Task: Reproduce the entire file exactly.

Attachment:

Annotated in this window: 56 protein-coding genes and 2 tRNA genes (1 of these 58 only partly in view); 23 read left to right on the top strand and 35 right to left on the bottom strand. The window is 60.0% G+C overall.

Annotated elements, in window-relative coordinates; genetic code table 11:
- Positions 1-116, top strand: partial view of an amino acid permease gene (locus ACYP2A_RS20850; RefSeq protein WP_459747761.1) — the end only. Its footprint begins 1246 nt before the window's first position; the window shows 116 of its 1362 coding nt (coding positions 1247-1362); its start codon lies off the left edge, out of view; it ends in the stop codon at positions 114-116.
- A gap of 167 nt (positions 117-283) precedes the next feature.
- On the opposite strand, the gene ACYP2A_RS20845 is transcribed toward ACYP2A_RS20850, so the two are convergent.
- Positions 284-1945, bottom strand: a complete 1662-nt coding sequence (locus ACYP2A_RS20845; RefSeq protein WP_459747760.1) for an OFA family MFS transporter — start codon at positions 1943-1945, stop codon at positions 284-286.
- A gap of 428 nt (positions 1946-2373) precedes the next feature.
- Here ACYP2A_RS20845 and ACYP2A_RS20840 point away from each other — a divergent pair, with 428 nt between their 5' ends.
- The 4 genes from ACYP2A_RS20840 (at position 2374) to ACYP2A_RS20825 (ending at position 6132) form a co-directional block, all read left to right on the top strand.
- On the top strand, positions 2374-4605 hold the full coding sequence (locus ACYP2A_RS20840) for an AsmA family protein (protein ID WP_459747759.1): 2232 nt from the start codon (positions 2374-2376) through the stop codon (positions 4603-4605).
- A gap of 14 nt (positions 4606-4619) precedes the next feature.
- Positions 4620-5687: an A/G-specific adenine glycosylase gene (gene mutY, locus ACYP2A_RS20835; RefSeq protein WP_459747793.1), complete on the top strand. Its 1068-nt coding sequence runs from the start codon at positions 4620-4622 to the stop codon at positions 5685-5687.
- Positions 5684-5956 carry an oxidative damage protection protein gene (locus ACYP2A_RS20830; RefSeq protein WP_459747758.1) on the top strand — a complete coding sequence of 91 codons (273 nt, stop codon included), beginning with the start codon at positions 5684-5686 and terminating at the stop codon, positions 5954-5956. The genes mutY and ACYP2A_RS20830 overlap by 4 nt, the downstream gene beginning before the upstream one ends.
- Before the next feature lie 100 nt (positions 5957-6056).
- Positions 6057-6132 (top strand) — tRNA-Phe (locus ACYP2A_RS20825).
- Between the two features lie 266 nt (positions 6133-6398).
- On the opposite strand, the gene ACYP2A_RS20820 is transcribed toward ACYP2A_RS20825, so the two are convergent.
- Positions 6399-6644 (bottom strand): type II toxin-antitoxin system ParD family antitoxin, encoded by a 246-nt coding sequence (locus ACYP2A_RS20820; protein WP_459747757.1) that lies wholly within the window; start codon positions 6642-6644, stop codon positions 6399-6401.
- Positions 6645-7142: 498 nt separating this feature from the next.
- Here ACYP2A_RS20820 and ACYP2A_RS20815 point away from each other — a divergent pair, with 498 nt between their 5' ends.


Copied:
Annotated in this window: 56 protein-coding genes and 2 tRNA genes (1 of these 58 only partly in view); 23 read left to right on the top strand and 35 right to left on the bottom strand. The window is 60.0% G+C overall.

Annotated elements, in window-relative coordinates; genetic code table 11:
- Positions 1-116, top strand: partial view of an amino acid permease gene (locus ACYP2A_RS20850; RefSeq protein WP_459747761.1) — the end only. Its footprint begins 1246 nt before the window's first position; the window shows 116 of its 1362 coding nt (coding positions 1247-1362); its start codon lies off the left edge, out of view; it ends in the stop codon at positions 114-116.
- A gap of 167 nt (positions 117-283) precedes the next feature.
- On the opposite strand, the gene ACYP2A_RS20845 is transcribed toward ACYP2A_RS20850, so the two are convergent.
- Positions 284-1945, bottom strand: a complete 1662-nt coding sequence (locus ACYP2A_RS20845; RefSeq protein WP_459747760.1) for an OFA family MFS transporter — start codon at positions 1943-1945, stop codon at positions 284-286.
- A gap of 428 nt (positions 1946-2373) precedes the next feature.
- Here ACYP2A_RS20845 and ACYP2A_RS20840 point away from each other — a divergent pair, with 428 nt between their 5' ends.
- The 4 genes from ACYP2A_RS20840 (at position 2374) to ACYP2A_RS20825 (ending at position 6132) form a co-directional block, all read left to right on the top strand.
- On the top strand, positions 2374-4605 hold the full coding sequence (locus ACYP2A_RS20840) for an AsmA family protein (protein ID WP_459747759.1): 2232 nt from the start codon (positions 2374-2376) through the stop codon (positions 4603-4605).
- A gap of 14 nt (positions 4606-4619) precedes the next feature.
- Positions 4620-5687: an A/G-specific adenine glycosylase gene (gene mutY, locus ACYP2A_RS20835; RefSeq protein WP_459747793.1), complete on the top strand. Its 1068-nt coding sequence runs from the start codon at positions 4620-4622 to the stop codon at positions 5685-5687.
- Positions 5684-5956 carry an oxidative damage protection protein gene (locus ACYP2A_RS20830; RefSeq protein WP_459747758.1) on the top strand — a complete coding sequence of 91 codons (273 nt, stop codon included), beginning with the start codon at positions 5684-5686 and terminating at the stop codon, positions 5954-5956. The genes mutY and ACYP2A_RS20830 overlap by 4 nt, the downstream gene beginning before the upstream one ends.
- Before the next feature lie 100 nt (positions 5957-6056).
- Positions 6057-6132 (top strand) — tRNA-Phe (locus ACYP2A_RS20825).
- Between the two features lie 266 nt (positions 6133-6398).
- On the opposite strand, the gene ACYP2A_RS20820 is transcribed toward ACYP2A_RS20825, so the two are convergent.
- Positions 6399-6644 (bottom strand): type II toxin-antitoxin system ParD family antitoxin, encoded by a 246-nt coding sequence (locus ACYP2A_RS20820; protein WP_459747757.1) that lies wholly within the window; start codon positions 6642-6644, stop codon positions 6399-6401.
- Positions 6645-7142: 498 nt separating this feature from the next.
- Here ACYP2A_RS20820 and ACYP2A_RS20815 point away from each other — a divergent pair, with 498 nt between their 5' ends.